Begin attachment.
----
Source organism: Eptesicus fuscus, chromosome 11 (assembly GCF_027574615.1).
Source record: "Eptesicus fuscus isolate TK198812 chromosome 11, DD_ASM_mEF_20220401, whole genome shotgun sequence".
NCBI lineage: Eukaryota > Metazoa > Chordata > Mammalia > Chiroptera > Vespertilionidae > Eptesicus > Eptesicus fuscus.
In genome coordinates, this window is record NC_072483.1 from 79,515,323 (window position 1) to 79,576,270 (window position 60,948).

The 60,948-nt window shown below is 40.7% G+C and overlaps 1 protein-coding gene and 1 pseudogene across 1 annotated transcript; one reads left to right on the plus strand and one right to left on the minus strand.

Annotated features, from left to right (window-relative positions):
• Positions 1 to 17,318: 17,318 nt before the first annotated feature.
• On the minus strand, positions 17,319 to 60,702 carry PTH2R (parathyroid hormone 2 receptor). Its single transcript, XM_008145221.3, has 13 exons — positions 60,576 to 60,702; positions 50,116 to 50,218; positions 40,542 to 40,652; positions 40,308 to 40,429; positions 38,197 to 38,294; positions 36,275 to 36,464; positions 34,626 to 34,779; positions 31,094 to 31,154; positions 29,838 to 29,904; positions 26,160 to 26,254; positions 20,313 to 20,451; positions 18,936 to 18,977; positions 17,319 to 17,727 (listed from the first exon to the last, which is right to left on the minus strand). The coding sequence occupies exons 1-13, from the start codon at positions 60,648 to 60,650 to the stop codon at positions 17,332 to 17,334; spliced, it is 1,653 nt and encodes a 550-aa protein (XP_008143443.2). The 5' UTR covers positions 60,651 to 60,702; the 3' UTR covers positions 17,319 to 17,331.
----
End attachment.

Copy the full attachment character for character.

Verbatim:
Source organism: Eptesicus fuscus, chromosome 11 (assembly GCF_027574615.1).
Source record: "Eptesicus fuscus isolate TK198812 chromosome 11, DD_ASM_mEF_20220401, whole genome shotgun sequence".
NCBI lineage: Eukaryota > Metazoa > Chordata > Mammalia > Chiroptera > Vespertilionidae > Eptesicus > Eptesicus fuscus.
In genome coordinates, this window is record NC_072483.1 from 79,515,323 (window position 1) to 79,576,270 (window position 60,948).

The 60,948-nt window shown below is 40.7% G+C and overlaps 1 protein-coding gene and 1 pseudogene across 1 annotated transcript; one reads left to right on the plus strand and one right to left on the minus strand.

Annotated features, from left to right (window-relative positions):
• Positions 1 to 17,318: 17,318 nt before the first annotated feature.
• On the minus strand, positions 17,319 to 60,702 carry PTH2R (parathyroid hormone 2 receptor). Its single transcript, XM_008145221.3, has 13 exons — positions 60,576 to 60,702; positions 50,116 to 50,218; positions 40,542 to 40,652; positions 40,308 to 40,429; positions 38,197 to 38,294; positions 36,275 to 36,464; positions 34,626 to 34,779; positions 31,094 to 31,154; positions 29,838 to 29,904; positions 26,160 to 26,254; positions 20,313 to 20,451; positions 18,936 to 18,977; positions 17,319 to 17,727 (listed from the first exon to the last, which is right to left on the minus strand). The coding sequence occupies exons 1-13, from the start codon at positions 60,648 to 60,650 to the stop codon at positions 17,332 to 17,334; spliced, it is 1,653 nt and encodes a 550-aa protein (XP_008143443.2). The 5' UTR covers positions 60,651 to 60,702; the 3' UTR covers positions 17,319 to 17,331.